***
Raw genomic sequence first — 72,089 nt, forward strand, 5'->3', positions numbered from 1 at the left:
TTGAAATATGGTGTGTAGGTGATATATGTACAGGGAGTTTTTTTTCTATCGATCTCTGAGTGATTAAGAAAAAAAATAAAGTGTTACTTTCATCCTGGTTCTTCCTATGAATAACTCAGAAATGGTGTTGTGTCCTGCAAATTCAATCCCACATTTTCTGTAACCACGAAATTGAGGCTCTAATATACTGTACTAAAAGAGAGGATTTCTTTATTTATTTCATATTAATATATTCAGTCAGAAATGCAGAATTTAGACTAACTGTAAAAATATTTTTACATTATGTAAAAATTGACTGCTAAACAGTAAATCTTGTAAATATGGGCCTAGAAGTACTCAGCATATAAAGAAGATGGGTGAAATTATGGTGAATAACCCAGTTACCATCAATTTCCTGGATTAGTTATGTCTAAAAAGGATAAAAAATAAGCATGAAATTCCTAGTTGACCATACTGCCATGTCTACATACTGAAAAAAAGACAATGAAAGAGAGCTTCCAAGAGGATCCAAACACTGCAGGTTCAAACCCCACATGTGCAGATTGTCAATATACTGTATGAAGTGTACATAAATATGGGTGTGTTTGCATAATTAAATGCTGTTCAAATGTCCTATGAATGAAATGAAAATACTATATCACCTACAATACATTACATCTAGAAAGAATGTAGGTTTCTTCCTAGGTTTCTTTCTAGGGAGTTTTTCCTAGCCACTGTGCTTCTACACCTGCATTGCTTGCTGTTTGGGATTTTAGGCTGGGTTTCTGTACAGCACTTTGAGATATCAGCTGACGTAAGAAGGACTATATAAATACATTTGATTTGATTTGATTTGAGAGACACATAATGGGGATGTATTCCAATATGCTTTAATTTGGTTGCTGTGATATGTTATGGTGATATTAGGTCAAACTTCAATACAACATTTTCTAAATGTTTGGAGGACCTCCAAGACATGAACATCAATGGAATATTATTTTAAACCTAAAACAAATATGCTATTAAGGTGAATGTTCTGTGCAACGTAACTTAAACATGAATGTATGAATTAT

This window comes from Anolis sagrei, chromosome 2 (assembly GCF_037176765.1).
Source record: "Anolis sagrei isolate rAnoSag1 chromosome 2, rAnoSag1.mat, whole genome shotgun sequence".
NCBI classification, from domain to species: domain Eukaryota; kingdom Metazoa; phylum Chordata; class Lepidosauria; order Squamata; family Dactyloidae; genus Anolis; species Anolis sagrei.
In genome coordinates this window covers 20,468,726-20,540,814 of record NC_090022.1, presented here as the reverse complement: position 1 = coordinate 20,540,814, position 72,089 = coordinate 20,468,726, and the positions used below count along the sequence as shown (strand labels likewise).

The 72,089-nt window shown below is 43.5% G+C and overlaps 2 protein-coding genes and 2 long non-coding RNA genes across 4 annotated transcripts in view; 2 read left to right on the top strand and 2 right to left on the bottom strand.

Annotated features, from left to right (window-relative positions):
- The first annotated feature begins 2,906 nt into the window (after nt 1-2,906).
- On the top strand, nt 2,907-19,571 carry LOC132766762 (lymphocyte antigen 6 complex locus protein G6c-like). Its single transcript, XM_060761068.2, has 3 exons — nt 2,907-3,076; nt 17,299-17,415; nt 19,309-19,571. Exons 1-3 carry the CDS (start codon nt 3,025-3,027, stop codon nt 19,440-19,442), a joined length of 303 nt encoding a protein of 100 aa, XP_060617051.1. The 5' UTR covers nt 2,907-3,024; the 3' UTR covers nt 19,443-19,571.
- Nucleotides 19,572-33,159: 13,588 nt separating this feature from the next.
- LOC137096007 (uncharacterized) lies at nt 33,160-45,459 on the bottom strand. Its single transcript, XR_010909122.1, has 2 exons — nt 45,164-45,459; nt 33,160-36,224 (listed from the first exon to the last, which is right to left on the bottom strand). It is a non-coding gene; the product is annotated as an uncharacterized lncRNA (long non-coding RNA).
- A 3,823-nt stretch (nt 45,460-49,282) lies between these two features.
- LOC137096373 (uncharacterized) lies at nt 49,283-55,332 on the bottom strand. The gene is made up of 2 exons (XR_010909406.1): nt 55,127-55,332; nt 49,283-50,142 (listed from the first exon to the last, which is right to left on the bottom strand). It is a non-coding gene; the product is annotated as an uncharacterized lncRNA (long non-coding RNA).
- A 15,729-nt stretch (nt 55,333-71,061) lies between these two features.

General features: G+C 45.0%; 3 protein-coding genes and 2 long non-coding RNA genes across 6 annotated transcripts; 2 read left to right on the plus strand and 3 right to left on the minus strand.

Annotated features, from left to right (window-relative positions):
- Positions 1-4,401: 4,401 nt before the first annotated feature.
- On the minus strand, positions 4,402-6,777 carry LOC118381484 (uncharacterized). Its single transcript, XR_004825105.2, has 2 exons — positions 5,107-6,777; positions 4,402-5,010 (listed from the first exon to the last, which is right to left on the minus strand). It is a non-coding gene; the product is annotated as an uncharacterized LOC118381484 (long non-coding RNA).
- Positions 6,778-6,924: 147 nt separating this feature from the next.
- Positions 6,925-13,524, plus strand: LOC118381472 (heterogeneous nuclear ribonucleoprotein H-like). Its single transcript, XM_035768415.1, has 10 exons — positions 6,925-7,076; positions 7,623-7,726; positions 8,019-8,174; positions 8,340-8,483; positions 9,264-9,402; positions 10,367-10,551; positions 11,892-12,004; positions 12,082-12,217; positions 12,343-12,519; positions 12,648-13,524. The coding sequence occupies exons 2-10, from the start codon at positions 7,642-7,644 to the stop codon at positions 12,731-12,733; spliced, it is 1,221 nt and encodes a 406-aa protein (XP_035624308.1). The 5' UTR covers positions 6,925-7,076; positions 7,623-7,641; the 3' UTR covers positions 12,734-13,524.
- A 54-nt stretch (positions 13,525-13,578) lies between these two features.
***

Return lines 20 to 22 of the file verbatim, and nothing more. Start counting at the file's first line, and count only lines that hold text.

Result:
- Positions 6,778-6,924: 147 nt separating this feature from the next.
- Positions 6,925-13,524, plus strand: LOC118381472 (heterogeneous nuclear ribonucleoprotein H-like). Its single transcript, XM_035768415.1, has 10 exons — positions 6,925-7,076; positions 7,623-7,726; positions 8,019-8,174; positions 8,340-8,483; positions 9,264-9,402; positions 10,367-10,551; positions 11,892-12,004; positions 12,082-12,217; positions 12,343-12,519; positions 12,648-13,524. The coding sequence occupies exons 2-10, from the start codon at positions 7,642-7,644 to the stop codon at positions 12,731-12,733; spliced, it is 1,221 nt and encodes a 406-aa protein (XP_035624308.1). The 5' UTR covers positions 6,925-7,076; positions 7,623-7,641; the 3' UTR covers positions 12,734-13,524.
- A 54-nt stretch (positions 13,525-13,578) lies between these two features.